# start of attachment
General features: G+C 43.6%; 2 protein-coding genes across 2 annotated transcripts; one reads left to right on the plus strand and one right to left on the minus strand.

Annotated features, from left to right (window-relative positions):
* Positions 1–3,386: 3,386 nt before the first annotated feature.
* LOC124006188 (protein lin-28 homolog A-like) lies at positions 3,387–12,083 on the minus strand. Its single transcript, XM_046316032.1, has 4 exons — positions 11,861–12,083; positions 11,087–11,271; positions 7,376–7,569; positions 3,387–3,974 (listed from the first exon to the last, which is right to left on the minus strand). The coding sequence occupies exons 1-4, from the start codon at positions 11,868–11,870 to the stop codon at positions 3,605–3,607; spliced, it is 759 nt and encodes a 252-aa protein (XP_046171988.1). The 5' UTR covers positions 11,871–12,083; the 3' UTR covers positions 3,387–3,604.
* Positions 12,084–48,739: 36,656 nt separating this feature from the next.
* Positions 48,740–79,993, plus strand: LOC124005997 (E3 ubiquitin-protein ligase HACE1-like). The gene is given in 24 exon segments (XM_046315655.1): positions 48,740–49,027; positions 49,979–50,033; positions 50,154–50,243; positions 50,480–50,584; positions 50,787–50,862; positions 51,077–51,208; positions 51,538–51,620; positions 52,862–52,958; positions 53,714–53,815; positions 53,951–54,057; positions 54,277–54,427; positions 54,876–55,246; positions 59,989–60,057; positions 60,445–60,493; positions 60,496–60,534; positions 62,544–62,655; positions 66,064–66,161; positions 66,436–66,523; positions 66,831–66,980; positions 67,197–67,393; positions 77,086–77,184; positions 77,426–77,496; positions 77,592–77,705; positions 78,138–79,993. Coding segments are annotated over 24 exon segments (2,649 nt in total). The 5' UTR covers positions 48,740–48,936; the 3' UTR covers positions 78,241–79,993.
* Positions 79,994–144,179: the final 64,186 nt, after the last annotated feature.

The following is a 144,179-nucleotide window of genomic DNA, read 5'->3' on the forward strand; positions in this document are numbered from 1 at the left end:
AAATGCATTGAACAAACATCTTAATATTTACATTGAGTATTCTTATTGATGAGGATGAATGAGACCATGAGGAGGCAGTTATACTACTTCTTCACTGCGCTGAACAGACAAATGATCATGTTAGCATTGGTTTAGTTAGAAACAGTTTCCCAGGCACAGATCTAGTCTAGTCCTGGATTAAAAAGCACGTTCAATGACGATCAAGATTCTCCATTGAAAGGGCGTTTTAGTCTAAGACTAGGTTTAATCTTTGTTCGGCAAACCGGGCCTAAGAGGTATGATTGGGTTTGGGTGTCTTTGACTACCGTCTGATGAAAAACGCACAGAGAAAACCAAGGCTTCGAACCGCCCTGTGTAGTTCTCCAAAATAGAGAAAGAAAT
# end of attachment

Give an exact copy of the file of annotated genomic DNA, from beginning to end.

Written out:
General features: G+C 43.6%; 2 protein-coding genes across 2 annotated transcripts; one reads left to right on the plus strand and one right to left on the minus strand.

Annotated features, from left to right (window-relative positions):
* Positions 1–3,386: 3,386 nt before the first annotated feature.
* LOC124006188 (protein lin-28 homolog A-like) lies at positions 3,387–12,083 on the minus strand. Its single transcript, XM_046316032.1, has 4 exons — positions 11,861–12,083; positions 11,087–11,271; positions 7,376–7,569; positions 3,387–3,974 (listed from the first exon to the last, which is right to left on the minus strand). The coding sequence occupies exons 1-4, from the start codon at positions 11,868–11,870 to the stop codon at positions 3,605–3,607; spliced, it is 759 nt and encodes a 252-aa protein (XP_046171988.1). The 5' UTR covers positions 11,871–12,083; the 3' UTR covers positions 3,387–3,604.
* Positions 12,084–48,739: 36,656 nt separating this feature from the next.
* Positions 48,740–79,993, plus strand: LOC124005997 (E3 ubiquitin-protein ligase HACE1-like). The gene is given in 24 exon segments (XM_046315655.1): positions 48,740–49,027; positions 49,979–50,033; positions 50,154–50,243; positions 50,480–50,584; positions 50,787–50,862; positions 51,077–51,208; positions 51,538–51,620; positions 52,862–52,958; positions 53,714–53,815; positions 53,951–54,057; positions 54,277–54,427; positions 54,876–55,246; positions 59,989–60,057; positions 60,445–60,493; positions 60,496–60,534; positions 62,544–62,655; positions 66,064–66,161; positions 66,436–66,523; positions 66,831–66,980; positions 67,197–67,393; positions 77,086–77,184; positions 77,426–77,496; positions 77,592–77,705; positions 78,138–79,993. Coding segments are annotated over 24 exon segments (2,649 nt in total). The 5' UTR covers positions 48,740–48,936; the 3' UTR covers positions 78,241–79,993.
* Positions 79,994–144,179: the final 64,186 nt, after the last annotated feature.

The following is a 144,179-nucleotide window of genomic DNA, read 5'->3' on the forward strand; positions in this document are numbered from 1 at the left end:
AAATGCATTGAACAAACATCTTAATATTTACATTGAGTATTCTTATTGATGAGGATGAATGAGACCATGAGGAGGCAGTTATACTACTTCTTCACTGCGCTGAACAGACAAATGATCATGTTAGCATTGGTTTAGTTAGAAACAGTTTCCCAGGCACAGATCTAGTCTAGTCCTGGATTAAAAAGCACGTTCAATGACGATCAAGATTCTCCATTGAAAGGGCGTTTTAGTCTAAGACTAGGTTTAATCTTTGTTCGGCAAACCGGGCCTAAGAGGTATGATTGGGTTTGGGTGTCTTTGACTACCGTCTGATGAAAAACGCACAGAGAAAACCAAGGCTTCGAACCGCCCTGTGTAGTTCTCCAAAATAGAGAAAGAAAT